Full Text Available There will always be states and corporations that will want and try to appropriate possessions of others without any intellectual or financial investments. Such a 'theft' is made easier by the fact that the owners of a certain property either have no awareness of its significance or tend to neglect the threats of a potential theft. For those, who naively believe that they don't possess property which will be 'attacked' by someone, and they don't want to know that it should be protected, and how to protect it, but the moment of sobering will be the moment of destruction. It is often wrongly assumed that intangible assets includes only brands, patents, information and similar. According to modern interpretations the intangible assets includes also the summary of knowledge, skills and experiences of the employees. In the Republic of Serbia also much more attention is paid to physical and technical protection of the material than of the intangible assets. In percentage terms the protection of employees, proprietors and owners as well as protection of business is so small that it is almost nonexistent. By analyzing historical data it has been decided that protection had always been behind the theft methods. It can also be concluded that the protection used to be efficient only for a limited and relatively short period of time. The problems of protection today lies in the fact that, being non-material, intangible assets does not actually need to be physically stolen so that the number of modalities of thefts and appropriation in different ways has considerably increased. Its protection today means adoption of such a massive protective system which, quite often, exceeds the capabilities of the owner. The significance of the intangible assets protection is best confirmed by the fact that is has been regulated in numerous multilateral as well as bilateral conventions and agreements. The law, actually, emerges as the basis, method and limitation of the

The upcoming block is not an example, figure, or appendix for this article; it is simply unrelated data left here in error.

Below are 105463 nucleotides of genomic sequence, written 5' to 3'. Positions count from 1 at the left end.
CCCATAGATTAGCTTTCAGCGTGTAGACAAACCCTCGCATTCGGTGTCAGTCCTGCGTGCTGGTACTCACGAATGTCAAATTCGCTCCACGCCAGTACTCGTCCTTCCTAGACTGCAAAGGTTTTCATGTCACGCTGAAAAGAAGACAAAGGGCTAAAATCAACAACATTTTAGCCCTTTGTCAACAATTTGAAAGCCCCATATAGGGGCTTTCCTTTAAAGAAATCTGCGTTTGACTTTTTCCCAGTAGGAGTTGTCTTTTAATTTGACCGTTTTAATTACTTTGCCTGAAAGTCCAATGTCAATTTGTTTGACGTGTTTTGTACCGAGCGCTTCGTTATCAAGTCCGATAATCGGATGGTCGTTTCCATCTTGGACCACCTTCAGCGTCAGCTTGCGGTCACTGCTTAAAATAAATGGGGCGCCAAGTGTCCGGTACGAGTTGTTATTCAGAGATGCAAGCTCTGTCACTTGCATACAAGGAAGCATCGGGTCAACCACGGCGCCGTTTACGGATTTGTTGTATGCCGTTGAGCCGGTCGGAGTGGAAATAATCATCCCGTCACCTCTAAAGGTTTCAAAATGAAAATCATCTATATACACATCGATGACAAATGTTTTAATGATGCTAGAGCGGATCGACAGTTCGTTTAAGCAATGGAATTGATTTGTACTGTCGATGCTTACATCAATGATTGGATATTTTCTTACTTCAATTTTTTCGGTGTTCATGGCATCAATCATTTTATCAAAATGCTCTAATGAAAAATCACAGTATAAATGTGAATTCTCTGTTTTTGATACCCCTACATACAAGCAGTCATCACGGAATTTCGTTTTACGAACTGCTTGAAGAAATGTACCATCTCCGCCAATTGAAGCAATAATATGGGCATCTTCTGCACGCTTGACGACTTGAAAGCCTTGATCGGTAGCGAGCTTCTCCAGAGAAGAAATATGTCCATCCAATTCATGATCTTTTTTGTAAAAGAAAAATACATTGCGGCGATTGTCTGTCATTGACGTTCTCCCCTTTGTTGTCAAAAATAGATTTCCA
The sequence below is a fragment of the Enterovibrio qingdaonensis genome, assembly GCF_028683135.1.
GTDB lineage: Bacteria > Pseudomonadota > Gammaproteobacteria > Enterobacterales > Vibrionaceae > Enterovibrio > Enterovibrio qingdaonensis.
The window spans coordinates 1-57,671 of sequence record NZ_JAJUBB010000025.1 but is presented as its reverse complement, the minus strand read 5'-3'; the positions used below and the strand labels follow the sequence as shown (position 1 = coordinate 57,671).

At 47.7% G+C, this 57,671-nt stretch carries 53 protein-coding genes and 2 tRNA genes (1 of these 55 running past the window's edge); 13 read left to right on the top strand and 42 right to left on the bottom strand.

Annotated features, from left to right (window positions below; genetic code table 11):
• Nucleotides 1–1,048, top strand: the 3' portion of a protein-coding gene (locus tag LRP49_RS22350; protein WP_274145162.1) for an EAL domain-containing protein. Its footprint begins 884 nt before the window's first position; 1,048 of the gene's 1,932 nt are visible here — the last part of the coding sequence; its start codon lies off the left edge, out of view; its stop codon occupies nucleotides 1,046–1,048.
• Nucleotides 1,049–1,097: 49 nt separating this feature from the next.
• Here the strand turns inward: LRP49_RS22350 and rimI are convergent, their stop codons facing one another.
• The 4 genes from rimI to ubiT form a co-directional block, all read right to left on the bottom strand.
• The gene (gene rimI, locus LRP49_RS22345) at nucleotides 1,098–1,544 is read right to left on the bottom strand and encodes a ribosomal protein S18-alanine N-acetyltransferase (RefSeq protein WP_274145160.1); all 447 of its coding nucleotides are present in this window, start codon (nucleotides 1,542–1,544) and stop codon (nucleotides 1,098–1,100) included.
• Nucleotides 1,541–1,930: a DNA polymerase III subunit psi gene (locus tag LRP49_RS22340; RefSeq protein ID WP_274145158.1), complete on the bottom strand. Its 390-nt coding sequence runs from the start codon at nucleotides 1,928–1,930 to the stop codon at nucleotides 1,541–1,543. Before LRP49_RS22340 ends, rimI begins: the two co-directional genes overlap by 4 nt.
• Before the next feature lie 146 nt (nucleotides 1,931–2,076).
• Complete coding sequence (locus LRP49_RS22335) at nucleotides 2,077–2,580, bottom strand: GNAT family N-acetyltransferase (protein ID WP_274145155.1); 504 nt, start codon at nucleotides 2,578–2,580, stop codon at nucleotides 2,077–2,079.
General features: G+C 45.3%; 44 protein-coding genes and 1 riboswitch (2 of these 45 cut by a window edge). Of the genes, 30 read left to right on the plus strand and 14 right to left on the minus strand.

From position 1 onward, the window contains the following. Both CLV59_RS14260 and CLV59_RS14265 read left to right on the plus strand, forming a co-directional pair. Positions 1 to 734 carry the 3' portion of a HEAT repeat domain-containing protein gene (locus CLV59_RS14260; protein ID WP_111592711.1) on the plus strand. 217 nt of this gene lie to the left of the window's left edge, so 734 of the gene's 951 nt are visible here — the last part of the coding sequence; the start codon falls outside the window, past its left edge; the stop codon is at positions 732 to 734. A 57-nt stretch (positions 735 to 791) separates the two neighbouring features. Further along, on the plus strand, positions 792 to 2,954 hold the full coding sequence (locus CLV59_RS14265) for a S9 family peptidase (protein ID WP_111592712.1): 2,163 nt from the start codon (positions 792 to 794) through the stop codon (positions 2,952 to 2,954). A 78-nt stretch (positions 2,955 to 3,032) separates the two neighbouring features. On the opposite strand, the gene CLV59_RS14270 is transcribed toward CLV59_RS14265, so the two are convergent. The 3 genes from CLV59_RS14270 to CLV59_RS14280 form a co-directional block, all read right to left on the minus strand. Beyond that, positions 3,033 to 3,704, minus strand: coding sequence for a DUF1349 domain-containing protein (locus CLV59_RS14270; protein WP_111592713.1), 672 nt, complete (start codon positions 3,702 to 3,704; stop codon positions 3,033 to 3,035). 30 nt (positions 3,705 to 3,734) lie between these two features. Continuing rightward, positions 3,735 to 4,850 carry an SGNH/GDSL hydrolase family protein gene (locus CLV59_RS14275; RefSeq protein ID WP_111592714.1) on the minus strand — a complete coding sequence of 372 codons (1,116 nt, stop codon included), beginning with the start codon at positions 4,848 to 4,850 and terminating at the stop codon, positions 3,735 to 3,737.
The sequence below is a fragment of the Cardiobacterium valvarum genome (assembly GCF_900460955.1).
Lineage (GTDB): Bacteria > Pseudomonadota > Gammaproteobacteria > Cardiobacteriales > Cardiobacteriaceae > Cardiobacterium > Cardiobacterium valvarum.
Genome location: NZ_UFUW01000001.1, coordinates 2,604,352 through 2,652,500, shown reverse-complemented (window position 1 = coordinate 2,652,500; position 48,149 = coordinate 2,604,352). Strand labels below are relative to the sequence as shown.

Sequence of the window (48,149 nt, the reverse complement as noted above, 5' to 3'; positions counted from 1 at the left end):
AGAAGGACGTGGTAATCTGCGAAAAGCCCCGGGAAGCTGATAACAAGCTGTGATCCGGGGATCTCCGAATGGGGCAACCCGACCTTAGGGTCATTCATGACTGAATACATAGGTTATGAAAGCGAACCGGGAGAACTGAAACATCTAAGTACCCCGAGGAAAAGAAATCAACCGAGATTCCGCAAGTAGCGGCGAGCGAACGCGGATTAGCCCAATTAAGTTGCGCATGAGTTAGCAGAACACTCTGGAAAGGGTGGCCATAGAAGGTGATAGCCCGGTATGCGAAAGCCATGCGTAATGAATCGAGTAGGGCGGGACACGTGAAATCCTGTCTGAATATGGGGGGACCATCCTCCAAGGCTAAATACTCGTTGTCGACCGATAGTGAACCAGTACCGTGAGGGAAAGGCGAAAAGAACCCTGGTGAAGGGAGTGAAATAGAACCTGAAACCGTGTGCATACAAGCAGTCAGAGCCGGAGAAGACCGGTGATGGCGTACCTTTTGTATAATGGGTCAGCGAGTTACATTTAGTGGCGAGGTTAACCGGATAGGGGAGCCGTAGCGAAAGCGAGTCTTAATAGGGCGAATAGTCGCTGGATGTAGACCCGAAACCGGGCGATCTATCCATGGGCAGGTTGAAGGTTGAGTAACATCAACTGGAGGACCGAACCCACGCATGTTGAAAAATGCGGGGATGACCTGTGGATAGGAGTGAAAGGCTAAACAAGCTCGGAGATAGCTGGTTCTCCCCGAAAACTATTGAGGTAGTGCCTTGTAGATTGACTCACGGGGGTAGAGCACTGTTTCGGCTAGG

10. 12 CFR 704.10 - Investment action plan.